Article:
Every term, before the first week of class, I ask my students to write a short self-introduction on a slide with a recent photograph so I can get to know them better as human beings, and not just a number to assign a grade to.
The new photograph helps me learn names because the matriculation card photo that I have from eLearn was taken when you were your naïve, pre-freshman-orientation day selves. Even one term at SMU is enough to mature a fresh(wo)man into an almost unrecognizable, wiser, more street-smart self!
I ask them to write something about themselves that I wouldn’t find out in the course of interacting with them in my role as instructor: what gives you a “high” and “low” in life, what your hobbies are, what troubles you…the answers vary from one-line responses to three-page essays.
Credits: Unseen Studio on Unsplash.
What is uniform across the longer essays are remarkable revelations of really interesting personalities, lovely turns of phrases, self-deprecating humour and sometimes startling insights into their own lives at SMU, and life outside of school. Among you, there are national level sportswomen and men, bakers, avid readers, Korean drama bingers, nature lovers, dog enthusiasts, baristas, dancers, devout believers. Everyone has something interesting and unique about his or her take on life. Many express cheem angsty ruminations about life and what lies ahead. All this to a stranger whom they have not even met at the time. Perhaps there is something freeing about an opportunity to “diary” into the wild?
And yet in class, as soon as its 8:15am, noon, 3:30pm or 6:45pm, it is like Cinderella at midnight – the vast majority of students turn into robotic kan cheong grade-maximizers, merging into some amorphous student body, competing with one other for some point atop a magical grade curve.
I see little of those interesting personalities that were revealed behind the mask before the course began; that metaphorical mask which many wear and hide behind, as though playing a role in some drama of life - a mask that hides the human inside you, as though you are not quite sure you are willing to bare that self, as you barely know it yourself!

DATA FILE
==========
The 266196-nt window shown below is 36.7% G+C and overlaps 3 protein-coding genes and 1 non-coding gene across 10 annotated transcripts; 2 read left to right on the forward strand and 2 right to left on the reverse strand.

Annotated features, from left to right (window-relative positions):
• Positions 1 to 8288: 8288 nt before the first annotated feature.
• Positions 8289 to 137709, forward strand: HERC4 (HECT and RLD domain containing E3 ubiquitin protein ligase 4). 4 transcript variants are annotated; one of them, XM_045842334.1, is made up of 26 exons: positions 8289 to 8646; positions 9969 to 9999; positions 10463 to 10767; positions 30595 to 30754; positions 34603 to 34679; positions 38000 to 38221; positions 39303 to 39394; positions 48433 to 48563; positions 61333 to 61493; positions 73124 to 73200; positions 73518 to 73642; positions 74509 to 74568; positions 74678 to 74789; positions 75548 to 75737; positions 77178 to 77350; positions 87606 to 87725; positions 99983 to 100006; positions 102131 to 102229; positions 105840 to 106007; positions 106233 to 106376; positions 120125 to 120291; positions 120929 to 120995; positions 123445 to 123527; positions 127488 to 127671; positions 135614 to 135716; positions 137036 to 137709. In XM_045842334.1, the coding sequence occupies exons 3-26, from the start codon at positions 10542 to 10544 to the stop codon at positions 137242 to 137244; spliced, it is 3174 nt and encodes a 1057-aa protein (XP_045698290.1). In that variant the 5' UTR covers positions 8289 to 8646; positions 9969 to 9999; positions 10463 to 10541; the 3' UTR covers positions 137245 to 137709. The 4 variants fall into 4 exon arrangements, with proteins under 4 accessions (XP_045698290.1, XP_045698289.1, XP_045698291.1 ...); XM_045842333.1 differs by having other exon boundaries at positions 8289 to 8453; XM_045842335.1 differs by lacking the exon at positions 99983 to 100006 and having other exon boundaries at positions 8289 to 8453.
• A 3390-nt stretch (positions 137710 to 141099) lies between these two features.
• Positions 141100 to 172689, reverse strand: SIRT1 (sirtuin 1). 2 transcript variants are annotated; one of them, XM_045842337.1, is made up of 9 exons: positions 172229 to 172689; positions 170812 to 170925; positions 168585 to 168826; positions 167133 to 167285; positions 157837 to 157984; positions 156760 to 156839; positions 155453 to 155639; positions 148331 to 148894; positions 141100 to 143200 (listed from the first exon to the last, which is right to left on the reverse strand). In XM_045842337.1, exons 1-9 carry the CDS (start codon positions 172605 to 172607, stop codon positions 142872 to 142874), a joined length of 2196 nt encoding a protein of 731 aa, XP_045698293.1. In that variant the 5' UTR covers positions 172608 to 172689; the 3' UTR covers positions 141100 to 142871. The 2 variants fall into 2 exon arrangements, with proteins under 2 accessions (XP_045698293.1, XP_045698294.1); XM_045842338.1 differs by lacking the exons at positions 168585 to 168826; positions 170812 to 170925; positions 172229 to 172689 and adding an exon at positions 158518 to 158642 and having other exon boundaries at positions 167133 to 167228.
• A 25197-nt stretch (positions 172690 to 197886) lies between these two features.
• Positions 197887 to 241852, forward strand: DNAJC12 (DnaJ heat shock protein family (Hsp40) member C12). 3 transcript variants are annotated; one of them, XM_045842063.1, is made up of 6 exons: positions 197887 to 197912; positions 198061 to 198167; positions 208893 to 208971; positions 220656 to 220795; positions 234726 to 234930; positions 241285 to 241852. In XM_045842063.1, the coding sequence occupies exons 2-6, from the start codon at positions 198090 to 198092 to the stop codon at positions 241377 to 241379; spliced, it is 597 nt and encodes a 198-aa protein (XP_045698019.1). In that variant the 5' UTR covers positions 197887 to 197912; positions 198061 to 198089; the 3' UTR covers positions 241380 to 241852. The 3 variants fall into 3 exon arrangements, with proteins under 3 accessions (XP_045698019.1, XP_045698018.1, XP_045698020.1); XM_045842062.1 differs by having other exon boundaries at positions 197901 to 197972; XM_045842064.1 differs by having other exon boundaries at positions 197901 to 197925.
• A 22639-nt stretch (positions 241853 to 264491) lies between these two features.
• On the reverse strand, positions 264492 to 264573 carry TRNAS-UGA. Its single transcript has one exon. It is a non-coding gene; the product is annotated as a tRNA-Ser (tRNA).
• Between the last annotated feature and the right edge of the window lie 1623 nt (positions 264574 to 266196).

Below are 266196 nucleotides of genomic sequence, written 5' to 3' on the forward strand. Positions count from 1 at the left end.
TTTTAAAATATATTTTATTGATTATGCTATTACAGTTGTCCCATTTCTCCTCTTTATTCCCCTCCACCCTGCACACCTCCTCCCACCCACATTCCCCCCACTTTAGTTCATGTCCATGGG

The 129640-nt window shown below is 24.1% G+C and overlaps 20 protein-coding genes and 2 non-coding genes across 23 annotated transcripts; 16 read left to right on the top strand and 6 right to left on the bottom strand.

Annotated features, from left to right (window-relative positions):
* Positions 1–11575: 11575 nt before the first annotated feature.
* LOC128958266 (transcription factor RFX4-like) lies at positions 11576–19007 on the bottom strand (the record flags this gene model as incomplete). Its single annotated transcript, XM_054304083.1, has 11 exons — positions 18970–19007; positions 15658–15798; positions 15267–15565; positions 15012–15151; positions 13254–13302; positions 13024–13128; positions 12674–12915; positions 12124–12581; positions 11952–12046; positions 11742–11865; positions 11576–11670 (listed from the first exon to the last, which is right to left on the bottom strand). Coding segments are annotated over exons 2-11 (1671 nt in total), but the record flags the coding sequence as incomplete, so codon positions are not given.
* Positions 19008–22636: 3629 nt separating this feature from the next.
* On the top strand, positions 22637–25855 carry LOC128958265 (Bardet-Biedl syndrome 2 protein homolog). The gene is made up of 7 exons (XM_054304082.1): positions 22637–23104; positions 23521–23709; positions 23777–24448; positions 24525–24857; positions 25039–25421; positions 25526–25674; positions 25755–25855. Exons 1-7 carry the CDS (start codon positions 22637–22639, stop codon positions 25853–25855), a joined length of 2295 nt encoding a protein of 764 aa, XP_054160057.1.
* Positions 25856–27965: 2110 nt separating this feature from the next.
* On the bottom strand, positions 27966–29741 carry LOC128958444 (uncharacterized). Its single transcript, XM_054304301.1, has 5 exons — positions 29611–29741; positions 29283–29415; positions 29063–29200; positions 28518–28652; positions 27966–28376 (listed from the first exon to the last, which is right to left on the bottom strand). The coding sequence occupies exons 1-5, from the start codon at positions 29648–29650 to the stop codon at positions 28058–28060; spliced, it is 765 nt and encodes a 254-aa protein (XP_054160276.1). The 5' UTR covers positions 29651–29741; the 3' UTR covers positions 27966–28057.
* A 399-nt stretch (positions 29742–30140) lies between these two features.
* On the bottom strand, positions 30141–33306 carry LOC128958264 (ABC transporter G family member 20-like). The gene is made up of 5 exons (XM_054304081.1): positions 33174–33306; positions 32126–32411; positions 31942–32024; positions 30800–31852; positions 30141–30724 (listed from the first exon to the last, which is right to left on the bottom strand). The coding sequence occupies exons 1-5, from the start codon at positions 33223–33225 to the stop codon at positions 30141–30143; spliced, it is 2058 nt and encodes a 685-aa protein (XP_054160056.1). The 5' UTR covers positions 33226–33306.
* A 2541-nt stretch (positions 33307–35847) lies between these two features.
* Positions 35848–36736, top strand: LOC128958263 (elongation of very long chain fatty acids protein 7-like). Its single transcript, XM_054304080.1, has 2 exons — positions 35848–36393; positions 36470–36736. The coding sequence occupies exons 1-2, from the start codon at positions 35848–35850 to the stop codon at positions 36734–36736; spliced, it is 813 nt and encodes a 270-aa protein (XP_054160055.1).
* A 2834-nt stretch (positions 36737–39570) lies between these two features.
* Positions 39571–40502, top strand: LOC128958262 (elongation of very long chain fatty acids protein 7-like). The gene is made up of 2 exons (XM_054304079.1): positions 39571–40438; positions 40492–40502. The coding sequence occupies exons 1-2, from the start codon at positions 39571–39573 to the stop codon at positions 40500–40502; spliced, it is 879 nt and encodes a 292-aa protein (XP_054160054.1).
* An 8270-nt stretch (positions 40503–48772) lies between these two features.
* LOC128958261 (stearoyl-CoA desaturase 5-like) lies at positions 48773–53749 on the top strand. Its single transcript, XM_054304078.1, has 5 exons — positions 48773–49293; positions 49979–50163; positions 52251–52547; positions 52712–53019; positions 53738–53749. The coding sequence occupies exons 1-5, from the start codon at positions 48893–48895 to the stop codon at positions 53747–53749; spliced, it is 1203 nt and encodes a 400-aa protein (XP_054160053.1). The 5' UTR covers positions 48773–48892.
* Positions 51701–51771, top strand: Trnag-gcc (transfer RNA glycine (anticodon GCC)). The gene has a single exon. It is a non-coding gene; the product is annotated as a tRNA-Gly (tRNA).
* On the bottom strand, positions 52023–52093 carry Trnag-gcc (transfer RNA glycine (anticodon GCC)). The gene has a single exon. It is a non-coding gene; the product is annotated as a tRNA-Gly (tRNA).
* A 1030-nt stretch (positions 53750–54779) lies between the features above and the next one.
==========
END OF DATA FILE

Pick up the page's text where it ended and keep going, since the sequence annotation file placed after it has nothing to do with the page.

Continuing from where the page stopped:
These four years of college are really the best years of your life to know and to tell; to get to know yourself, and to tell. And to be confident in expressing that self to all around you – to professors, fellow students, CCA playmates, SMU staff, or the food court operator, pretty much to anyone. Also to not be embarrassed about your vulnerabilities, to understand your weaknesses and to shore them up (not to shy away from courses and events that might possibly expose them). You should know that some of your fellow students who appear to be so self-confident, secure and high-achieving are sometimes just as human and vulnerable as you are, or even more so (I know because I have read their pre-course surveys, and have heard a thousand confessions in heart-to-heart talks after course end!).
Credits: Tamara Gak on Unsplash.
Indeed, so are your professors behind their masks too. Yes, they usually have a higher degree, and are accepted authority figures at SMU, but there are real human beings (I am generalizing wildly here!) inside the role that they are playing too. They too have anxieties about life ahead, about work and family pressures, and sometimes existential questions (look up “impostor syndrome”). Faculty members are graded too: every term by students, every paper of theirs by journal reviewers (some of whom are pure evil, by the way!) and editors, and every year by Deans and senior management.